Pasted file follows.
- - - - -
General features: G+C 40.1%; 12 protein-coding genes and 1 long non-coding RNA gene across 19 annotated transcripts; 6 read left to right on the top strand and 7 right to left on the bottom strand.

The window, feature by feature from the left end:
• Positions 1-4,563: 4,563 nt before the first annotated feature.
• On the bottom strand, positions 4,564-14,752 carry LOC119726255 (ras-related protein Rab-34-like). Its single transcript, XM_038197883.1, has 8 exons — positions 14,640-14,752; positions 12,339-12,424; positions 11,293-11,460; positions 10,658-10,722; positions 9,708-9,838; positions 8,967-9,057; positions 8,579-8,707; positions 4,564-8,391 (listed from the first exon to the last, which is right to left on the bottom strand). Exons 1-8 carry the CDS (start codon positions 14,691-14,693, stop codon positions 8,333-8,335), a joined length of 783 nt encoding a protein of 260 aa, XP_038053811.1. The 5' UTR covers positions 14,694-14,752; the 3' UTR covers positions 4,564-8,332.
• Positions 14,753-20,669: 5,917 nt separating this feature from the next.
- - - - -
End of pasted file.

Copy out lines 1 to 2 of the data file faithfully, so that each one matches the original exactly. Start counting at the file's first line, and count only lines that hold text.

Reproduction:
General features: G+C 40.1%; 12 protein-coding genes and 1 long non-coding RNA gene across 19 annotated transcripts; 6 read left to right on the top strand and 7 right to left on the bottom strand.

The window, feature by feature from the left end: